Review of The Nomad: Book One by Debra J. Tillar

I am a fan of space-journey science fiction. Also a fan of strong female protagonists and wry humor. This novel checks all the boxes.

1 time-travel narratives explore the mystery surrounding a large event, while fewer of them explore the mystery of characters’ pasts. In this novel, the hardships of slavery and an off-world setting provide a thought-provoking meditation on the human condition and relationships while conjuring a classic sci-fi atmosphere and incorporating interlocking timelines into a seamless tapestry of space, time, and intimate human interaction. Our focusing lens into this world is a space shooter with smarm, wit, and an attitude of defiance in the face of her oppressors. Much of her intricacies are unraveled through the journal, but we travel with her, experiencing the confusion, frustration, and fear of her situation.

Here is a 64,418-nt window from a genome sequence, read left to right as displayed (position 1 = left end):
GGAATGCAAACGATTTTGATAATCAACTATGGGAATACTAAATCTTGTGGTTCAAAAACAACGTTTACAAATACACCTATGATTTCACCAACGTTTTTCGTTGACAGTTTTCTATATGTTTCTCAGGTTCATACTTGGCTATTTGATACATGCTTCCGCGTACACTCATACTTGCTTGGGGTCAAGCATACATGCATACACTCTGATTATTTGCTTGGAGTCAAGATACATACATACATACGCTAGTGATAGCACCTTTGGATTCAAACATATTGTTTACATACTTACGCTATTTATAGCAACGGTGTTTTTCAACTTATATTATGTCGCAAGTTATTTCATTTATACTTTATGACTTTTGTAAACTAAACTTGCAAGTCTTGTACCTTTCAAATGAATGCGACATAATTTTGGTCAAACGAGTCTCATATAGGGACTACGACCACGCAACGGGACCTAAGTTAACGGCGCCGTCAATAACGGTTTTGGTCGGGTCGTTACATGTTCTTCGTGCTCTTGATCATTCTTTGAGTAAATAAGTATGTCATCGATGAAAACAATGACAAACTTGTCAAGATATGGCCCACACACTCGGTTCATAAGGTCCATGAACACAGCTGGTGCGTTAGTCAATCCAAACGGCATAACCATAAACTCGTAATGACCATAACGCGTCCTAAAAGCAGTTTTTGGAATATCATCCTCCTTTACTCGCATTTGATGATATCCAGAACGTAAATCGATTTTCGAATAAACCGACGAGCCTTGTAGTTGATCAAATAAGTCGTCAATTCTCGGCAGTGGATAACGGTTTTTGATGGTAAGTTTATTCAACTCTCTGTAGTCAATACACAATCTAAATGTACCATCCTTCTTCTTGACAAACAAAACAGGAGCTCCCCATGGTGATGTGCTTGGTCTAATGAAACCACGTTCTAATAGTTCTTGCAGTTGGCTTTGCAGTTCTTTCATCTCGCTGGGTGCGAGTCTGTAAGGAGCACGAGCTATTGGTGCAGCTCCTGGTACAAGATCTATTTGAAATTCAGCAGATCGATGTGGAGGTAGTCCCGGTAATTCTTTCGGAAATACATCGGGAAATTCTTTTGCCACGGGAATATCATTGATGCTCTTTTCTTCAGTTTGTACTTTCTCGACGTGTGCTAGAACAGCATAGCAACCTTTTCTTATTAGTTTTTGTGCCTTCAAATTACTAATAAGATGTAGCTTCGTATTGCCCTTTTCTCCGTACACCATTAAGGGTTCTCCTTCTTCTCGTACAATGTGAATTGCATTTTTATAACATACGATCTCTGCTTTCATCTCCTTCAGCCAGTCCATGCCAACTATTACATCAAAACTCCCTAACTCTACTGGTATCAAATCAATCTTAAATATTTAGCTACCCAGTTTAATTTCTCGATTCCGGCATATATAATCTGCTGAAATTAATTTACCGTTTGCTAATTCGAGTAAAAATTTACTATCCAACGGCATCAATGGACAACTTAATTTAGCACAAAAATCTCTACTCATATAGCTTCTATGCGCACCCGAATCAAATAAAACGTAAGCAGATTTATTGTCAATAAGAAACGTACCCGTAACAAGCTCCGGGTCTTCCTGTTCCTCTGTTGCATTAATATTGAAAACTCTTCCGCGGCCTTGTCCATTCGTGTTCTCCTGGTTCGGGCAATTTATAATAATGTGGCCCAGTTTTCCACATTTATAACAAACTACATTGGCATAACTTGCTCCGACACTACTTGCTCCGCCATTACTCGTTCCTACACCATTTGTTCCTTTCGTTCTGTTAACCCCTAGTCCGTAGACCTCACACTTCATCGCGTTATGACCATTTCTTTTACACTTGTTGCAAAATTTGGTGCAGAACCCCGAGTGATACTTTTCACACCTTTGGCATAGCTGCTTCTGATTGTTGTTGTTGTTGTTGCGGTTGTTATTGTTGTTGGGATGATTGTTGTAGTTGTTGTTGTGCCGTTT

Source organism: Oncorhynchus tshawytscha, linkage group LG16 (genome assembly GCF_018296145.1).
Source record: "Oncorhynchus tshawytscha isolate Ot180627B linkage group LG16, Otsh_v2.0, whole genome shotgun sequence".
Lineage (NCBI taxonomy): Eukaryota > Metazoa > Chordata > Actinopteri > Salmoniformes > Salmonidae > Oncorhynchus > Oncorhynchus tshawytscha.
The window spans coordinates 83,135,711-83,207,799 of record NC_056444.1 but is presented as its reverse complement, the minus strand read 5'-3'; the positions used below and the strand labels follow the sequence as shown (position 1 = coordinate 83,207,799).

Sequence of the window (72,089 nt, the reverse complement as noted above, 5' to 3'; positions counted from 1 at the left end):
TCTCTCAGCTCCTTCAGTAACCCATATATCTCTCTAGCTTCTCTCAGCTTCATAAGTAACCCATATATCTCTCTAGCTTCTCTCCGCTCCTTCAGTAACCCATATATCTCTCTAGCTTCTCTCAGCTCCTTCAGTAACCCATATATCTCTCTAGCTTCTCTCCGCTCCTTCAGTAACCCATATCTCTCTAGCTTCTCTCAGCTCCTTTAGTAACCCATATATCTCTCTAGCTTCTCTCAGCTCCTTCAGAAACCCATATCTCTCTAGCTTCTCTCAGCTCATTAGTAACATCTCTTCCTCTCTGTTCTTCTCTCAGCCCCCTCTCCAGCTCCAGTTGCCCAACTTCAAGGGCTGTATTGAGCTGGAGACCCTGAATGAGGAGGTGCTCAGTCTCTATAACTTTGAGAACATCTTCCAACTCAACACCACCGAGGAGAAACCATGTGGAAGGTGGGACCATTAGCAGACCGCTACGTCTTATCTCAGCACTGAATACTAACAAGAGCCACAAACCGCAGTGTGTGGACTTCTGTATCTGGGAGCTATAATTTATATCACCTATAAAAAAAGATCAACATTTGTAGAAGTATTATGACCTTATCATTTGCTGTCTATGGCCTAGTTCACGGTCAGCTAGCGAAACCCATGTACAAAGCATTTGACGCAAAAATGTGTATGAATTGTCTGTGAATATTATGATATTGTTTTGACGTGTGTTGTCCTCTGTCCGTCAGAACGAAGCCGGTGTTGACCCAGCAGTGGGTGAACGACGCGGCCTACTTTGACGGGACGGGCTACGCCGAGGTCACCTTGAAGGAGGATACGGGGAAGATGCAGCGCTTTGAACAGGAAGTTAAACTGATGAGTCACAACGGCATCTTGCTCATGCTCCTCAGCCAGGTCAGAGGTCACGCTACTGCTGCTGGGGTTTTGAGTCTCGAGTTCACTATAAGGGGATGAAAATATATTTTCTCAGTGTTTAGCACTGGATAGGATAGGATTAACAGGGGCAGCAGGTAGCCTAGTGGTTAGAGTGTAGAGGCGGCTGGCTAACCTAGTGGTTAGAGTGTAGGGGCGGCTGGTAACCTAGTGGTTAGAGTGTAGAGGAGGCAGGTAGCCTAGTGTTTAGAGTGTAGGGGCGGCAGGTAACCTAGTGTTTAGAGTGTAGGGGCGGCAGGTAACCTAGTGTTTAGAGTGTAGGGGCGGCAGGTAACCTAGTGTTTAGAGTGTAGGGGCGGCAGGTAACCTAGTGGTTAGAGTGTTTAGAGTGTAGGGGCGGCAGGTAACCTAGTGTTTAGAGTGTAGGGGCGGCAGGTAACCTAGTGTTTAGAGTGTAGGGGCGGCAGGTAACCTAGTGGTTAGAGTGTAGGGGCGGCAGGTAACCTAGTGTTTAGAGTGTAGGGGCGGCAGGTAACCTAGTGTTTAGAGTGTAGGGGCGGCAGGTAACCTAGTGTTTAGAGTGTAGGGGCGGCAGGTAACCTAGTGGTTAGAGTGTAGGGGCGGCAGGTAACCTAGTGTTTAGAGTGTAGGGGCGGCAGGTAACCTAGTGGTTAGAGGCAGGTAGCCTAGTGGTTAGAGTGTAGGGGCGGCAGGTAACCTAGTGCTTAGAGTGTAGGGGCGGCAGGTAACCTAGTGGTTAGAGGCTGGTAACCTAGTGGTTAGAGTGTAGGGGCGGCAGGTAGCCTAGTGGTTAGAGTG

The author’s solid writing style boasts plentiful sentence variety and much vivid imagery. The quick-paced action scenes are balanced by methodical descriptions that go a long way in establishing the setting and tone. The adventure is laced with layers of subtext to strengthen the reading experience. While it is not a straightforward narrative, it is easy to get absorbed in the author’s world building. I can see this being the start of an engrossing series with epic, cinematic scope, unexpected twists, and complex character development. Pretty quickly, it shapes up to be a real page-turner, utilizing some pulp s-f tropes, but to great effect, like hybrids and fictitious companies, extraterrestrial ecology and the science of interplanetary traversal. The science fiction explanations were well done and the info dumping was not a noticeable problem. Overall, it is a well-edited and smoothly readable book. The mature content does not distract but intrigues and entices, alongside well-established conflicts and non-stop tension. One thing I appreciated is the way the author integrates the interior monolog, injecting the narration with the thoughts and emotions of her main character. Doing this while using the third person is an interesting choice but produces a lucid result. It succeeds in giving you the feel of a future society, with its own accompanying ships, planetary landscapes, and eccentric people. The large-scale set pieces are very detailed but never bogged down by digressions.

Strap in for a wild ride. Recommended for all space opera and futuristic adventure fans.

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